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Art Feynman
Blast Off Through The Wicker Michael Hann , July 20th, 2017 15:47

Art Feynman is a new artist from California. That's what his label - Western Vinyl of Austin, Texas - are saying. They're lying. Art Feynman is really Luke Temple, he was born in Massachusetts and has spent most of his life on the East Coast. That's not exactly a revelation on a par with The Fireman turning out to be Paul McCartney, given that Temple has never really done more than impinge upon the outer edges of the pop consciousness. He made four albums with Here We Go Magic, and five under his own name. This is actually his 10th album.

It's most likely that the artist and label have chosen to claim this is the work of a new artist because they know how hard it is to get anyone to pay attention to someone 10 albums into a career that has attracted nods of appreciation but not a lot more. It's easier to stop traffic on the M1 through telekinesis than it is to create buzz for someone who has been judged and found wanting by the music industry. That might be wrong; but that's how it is. So if you want an album to be heard, to be appreciated, without a shrug of "Oh, him? Again? Nah. Can't be bothered," then you need to think of something.

And Blast Off Through The Wicker is exactly the kind of album that would be ignored were it introduced simply as the 10th album from someone already judged by the industry. It's not a bold statement; it's not an angry confrontation; it's not a revolution. It's a reconfiguration of things you've heard before, put into different combinations, the light directed into different corners. You can hear - the press notes are honest about this much - bits of Arthur Russell, of Krautrock, of West African music - but it always sounds like an American indie record.

That's not a pejorative. Blast Off Through The Wicker is a really terrific little record. And it is little. It's a murmur, a sigh, the breeze through a half-opened window on a sultry, heavy day. It's summery, but not in an idealised way: it's not a trip to the beach and a night at the club. It's a sip of something cold when you're feeling a bit too hot, when the city is a bit too crowded.

Everything here is slightly distorted, the studio acting as a heat haze over the music. Sometimes one doesn't know if something real is being altered, or whether it has been synthetically created: are those heavily treated steel pans on 'Can't Stand It', or synths made to sound like steel pans? Like much of the record, 'Can't Stand It' sounds unsure: it's twitchy without being paranoid; it doesn't enclose, it offers possibility (and, remember, possibility can make one nervous. Possibility is the opposite of certainty). The twitchiness mounts as the song enters its second half; the percussion turns clicky, jerky, and then a deep psych fuzz guitar solo erupts, alternating between long, lazy sustained notes and little disruptive flurries of playing.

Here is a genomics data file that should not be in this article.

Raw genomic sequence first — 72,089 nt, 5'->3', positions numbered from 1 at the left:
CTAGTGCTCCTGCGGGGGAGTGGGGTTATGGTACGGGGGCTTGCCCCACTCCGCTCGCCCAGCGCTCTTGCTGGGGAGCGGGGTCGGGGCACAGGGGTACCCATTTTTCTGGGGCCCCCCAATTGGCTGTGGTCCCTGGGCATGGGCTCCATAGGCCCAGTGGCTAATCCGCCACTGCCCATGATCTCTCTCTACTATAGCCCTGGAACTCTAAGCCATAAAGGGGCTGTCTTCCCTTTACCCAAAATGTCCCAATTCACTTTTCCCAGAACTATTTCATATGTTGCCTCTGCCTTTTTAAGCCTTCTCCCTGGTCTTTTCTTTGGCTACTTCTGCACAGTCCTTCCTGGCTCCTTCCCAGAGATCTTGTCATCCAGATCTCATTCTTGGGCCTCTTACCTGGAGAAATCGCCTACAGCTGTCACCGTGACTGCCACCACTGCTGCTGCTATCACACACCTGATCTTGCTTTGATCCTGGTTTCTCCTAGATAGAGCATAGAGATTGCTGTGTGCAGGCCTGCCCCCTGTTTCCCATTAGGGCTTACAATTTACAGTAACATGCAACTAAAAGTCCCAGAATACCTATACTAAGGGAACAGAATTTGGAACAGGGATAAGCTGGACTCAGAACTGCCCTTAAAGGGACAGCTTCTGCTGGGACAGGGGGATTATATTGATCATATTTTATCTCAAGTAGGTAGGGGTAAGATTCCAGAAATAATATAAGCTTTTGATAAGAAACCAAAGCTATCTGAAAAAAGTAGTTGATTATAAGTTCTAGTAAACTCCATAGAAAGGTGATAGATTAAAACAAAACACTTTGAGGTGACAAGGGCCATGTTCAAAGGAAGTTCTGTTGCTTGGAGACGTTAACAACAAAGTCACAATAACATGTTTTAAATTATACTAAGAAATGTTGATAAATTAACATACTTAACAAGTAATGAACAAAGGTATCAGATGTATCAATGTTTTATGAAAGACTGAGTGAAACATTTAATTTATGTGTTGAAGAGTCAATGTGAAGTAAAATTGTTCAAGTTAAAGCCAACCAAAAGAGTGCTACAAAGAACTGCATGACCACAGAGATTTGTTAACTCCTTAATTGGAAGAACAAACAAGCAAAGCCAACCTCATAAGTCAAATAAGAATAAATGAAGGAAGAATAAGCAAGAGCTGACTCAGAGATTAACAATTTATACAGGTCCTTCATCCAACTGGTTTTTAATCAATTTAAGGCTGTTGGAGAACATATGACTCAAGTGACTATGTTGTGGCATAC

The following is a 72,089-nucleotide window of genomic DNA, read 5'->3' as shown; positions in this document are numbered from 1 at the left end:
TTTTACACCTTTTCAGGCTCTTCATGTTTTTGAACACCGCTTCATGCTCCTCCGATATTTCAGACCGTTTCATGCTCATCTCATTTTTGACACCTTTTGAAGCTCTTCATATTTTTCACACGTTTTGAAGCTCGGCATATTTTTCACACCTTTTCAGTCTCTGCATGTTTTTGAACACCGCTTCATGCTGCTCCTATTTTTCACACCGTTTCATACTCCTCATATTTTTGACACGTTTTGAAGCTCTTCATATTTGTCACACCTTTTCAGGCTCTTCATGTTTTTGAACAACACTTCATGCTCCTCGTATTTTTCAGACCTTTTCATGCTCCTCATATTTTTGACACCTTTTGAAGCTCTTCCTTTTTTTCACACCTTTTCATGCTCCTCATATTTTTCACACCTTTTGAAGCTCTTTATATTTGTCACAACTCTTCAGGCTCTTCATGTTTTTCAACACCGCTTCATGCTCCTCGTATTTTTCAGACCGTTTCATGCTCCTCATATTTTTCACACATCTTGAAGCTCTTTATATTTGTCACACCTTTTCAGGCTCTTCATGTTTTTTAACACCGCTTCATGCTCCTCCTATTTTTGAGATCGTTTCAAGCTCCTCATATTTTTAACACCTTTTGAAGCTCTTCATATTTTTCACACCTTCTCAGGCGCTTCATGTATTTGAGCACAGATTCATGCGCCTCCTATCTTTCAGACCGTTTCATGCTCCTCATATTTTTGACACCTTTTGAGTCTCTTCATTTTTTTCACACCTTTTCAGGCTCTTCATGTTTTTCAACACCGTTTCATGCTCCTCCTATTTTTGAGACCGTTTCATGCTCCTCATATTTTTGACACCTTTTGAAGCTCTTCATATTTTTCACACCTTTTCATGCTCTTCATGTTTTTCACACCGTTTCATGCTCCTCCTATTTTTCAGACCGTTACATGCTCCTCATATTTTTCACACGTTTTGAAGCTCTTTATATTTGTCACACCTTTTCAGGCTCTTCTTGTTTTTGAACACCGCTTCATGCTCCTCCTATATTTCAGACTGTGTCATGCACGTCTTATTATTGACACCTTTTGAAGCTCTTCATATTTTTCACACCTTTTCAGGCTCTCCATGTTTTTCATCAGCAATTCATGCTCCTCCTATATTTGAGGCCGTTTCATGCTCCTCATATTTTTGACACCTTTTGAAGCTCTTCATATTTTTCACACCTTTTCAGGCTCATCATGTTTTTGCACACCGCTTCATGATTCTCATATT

Making music based on the past is a card trick. The principles are always the same; the trick succeeds not because the audience has never seen someone guess the card before, but because they've never seen it guessed in that fashion before. Feynman/Temple is an adept card sharp. 'Feeling Good About Feeling Good' takes the hoariest of indie rock sources - the R&B guitar chug of the Velvet Underground - and relocates it to happy hour. The riff is rendered woozy, as if Reed and Morrison had preferred margaritas to speed. It raises, briefly, the question of what a cross between the Velvets and Kid Creole And The Coconuts might have sounded like. It poses that question over a leisurely seven minutes and 40 seconds, long enough to bring in West African rhythms and fit in another spacey guitar solo before the end.

The references are frequent: Harmonia on the opening track, Eternity in Pictures, with its burbling, rippling synths, though paired with the fragility of indie pop (I was reminded, too, of the least bombastic moments of Mike Oldfield and Jean Michel Jarre: often, Blast Off Through The Wicker sounds like the work of someone who loves the German groups of the 70s but who can't help wishing they'd been a bit better with hooks and tunes). Can crop up frequently, especially the groove-centred Can of 'Halleluwah': the closer, 'Small Town Blues', is in essence a country song, a traditional chord progression given a Liebezeit backbeat and allowed to fly off in its own direction. It makes two things that have been done to death sound fresh.

There are missteps: 'Hot Night Jeremiah' doesn't earn its seven minutes, not least because Alan Vega was always the only person who could ever get away with Alan Vega-isms without sounding ridiculous. Everyone else just sounds like they're impersonating Alan Vega. You might as well copy Mark E Smith: the sui generis vocalist is the one you need to avoid imitating. And the following two tracks, 'I Rain You Thunder' and 'Party Line', suggest someone realised they may as well frontload the album and clear the weaker tracks to the back (stay to the end, though, for 'Small Town Blues').

Blast Off Through The Wicker isn't a big album. It takes big things, big musical footprints, and miniaturises them. It is a reduction, not an expansion. It is a record that inverts and internalises its inspirations rather than externalising and projecting them. It's delicious. Try it.

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